Republicans in 2011 carved North Carolina into new districts from which public officials are elected, creating 170 areas for state lawmakers and 13 for members of Congress in a required effort to maintain balanced populations.
Democrats and left-leaning groups complained that the new maps intentionally deflated their candidates’ chances in the state and federal elections, but courts have upheld the redistricting effort – which is necessary after every census – as fair, legal and based on sound methodologies.
But there’s a reinvigorated movement among officials and policy groups with ties to both political parties who say they’re sick of gerrymandering, or at least of the public skepticism that comes when politicians handle how the voting areas are drawn.
Many of the legislative districts are not competitive, and instead virtually assure a candidate from one party or the other will win. At the congressional level, the state has been closely split among Republican and Democratic voters, but the new districts helped Republicans to a 10-3 advantage.
Democrats were in power in North Carolina for years, and often also came under similar criticism for the hard-to-understand district shapes and results of their redistricting plans. They also were accused of limiting or cutting certain voting groups’ collective power by packing them into just a few districts or thinning them out among many.
Changing the system will be the focus of a bipartisan effort to be announced Tuesday in Raleigh, according to Rep. Rick Glazier, a Fayetteville Democrat. He has previously sponsored past bills, with Republicans, to establish a nonpartisan redistricting process.
While those efforts weren’t successful, Glazier thinks this time may be different.
“You’ve got a broader coalition this year than in any years past,” he said.
Glazier and fellow Democrat Rep. Grier Martin of Raleigh plan to file legislation with “several Republican House members” cosponsoring. A statement counted among them House Speaker Pro Tem Paul Stam of Apex – a longtime supporter of independent redistricting – along with Reps. Jon Hardister of Greensboro and Chuck McGrady of Hendersonville.
The next redistricting will follow the 2020 census.
Not ‘a new thing’
Currently, the N.C. General Assembly assigns its own members to draw the state legislative and congressional district lines. Lawmakers do it with the help of census data that show how various population groups have grown or shifted over time.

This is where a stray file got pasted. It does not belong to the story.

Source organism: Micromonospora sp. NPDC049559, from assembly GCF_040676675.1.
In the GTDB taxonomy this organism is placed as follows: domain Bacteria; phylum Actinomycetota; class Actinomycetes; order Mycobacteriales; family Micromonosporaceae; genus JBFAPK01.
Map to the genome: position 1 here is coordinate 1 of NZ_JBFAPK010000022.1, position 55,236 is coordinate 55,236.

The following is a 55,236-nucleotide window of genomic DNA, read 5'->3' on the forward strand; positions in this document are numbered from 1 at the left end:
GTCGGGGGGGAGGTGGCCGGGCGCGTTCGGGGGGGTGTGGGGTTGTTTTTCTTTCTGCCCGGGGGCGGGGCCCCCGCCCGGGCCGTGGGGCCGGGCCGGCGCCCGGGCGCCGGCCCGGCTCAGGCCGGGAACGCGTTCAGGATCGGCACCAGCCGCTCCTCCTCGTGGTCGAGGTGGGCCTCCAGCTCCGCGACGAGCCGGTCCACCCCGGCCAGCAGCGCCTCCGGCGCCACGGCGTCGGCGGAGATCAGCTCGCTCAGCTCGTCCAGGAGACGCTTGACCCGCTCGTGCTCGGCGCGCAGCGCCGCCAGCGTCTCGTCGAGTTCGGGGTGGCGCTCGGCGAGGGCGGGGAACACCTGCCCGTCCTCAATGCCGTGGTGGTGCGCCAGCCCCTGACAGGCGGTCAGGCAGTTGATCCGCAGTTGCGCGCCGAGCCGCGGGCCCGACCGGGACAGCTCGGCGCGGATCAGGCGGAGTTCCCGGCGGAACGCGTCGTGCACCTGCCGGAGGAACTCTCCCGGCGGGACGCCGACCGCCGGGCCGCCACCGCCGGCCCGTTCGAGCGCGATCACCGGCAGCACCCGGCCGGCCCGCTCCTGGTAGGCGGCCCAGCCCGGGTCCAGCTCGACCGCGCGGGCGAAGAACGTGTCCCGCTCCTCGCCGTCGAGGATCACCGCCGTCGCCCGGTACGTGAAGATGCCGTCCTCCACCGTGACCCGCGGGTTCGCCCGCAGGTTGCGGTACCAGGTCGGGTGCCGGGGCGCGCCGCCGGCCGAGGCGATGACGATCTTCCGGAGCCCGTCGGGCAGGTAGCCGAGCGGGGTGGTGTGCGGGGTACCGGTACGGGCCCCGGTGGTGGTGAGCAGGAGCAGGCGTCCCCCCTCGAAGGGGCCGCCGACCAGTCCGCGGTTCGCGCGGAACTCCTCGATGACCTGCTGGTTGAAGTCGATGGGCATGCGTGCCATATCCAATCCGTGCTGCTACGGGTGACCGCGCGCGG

It’s something of a rule, historically, that the majority party won’t back a change that might affect its plurality, said Becki Gray, vice president for outreach at the conservative John Locke Foundation. Whichever party is in power – the GOP presently – typically faces questions that its leaders gerrymandered to protect their seats.
“This isn’t a new thing,” said Gray. “By some of the reports in the press, you would come to believe that redistricting and gerrymandering have only been an issue to be discussed in the last four years, since Republicans have taken over the General Assembly. The fact of the matter is, this has been going on for years and it was just as bad, if not worse, when the other party was in control.”
She said Democrats had balked when Republicans suggested a different system for drawing district lines. Her group is among supporters for nonpartisan drawing of districts.
“If the rules are written in such a tight way that partisan influence is equally distributed or there isn’t any, then you’ve got a good system,” she said.
Thirteen states now have independent redistricting commissions, according to the National Conference of State Legislatures. Three others have commissions that advise their legislatures and five more have a designated backup group to handle redistricting if lawmakers can’t agree.
NCSL elections program manager Wendy Underhill said that “independent” is the eye of the beholder.
“Each (state’s) commission is designed different, and partisan interests are hard to keep separate,” she said.
Bills filed in North Carolina in recent years were similar to what Iowa enacted in 1980 – a system unlike in any other state.
Under the Iowa system, nonpartisan legislative staffers take the lead and draw districts as square and compact as census data will allow. Then, a commission of five members – two picked by majority leaders, two picked by minority leaders and the last by the commission itself – gives the legislative staff direction as needed, holds public hearings on the draft plan and delivers it to the legislature for an up-or-down vote.
It might not be a perfect system, “but it’s better than what we have,” said Martin. His Raleigh district resembles a blot of spilled ink, spreading northward from downtown Raleigh to the northeast and northwest.
“It puts a layer of insulation between the legislative foxes and those who are drawing the henhouse boundaries,” Martin said.
Any proposal must win over Republicans, who hold large majorities in the House and Senate.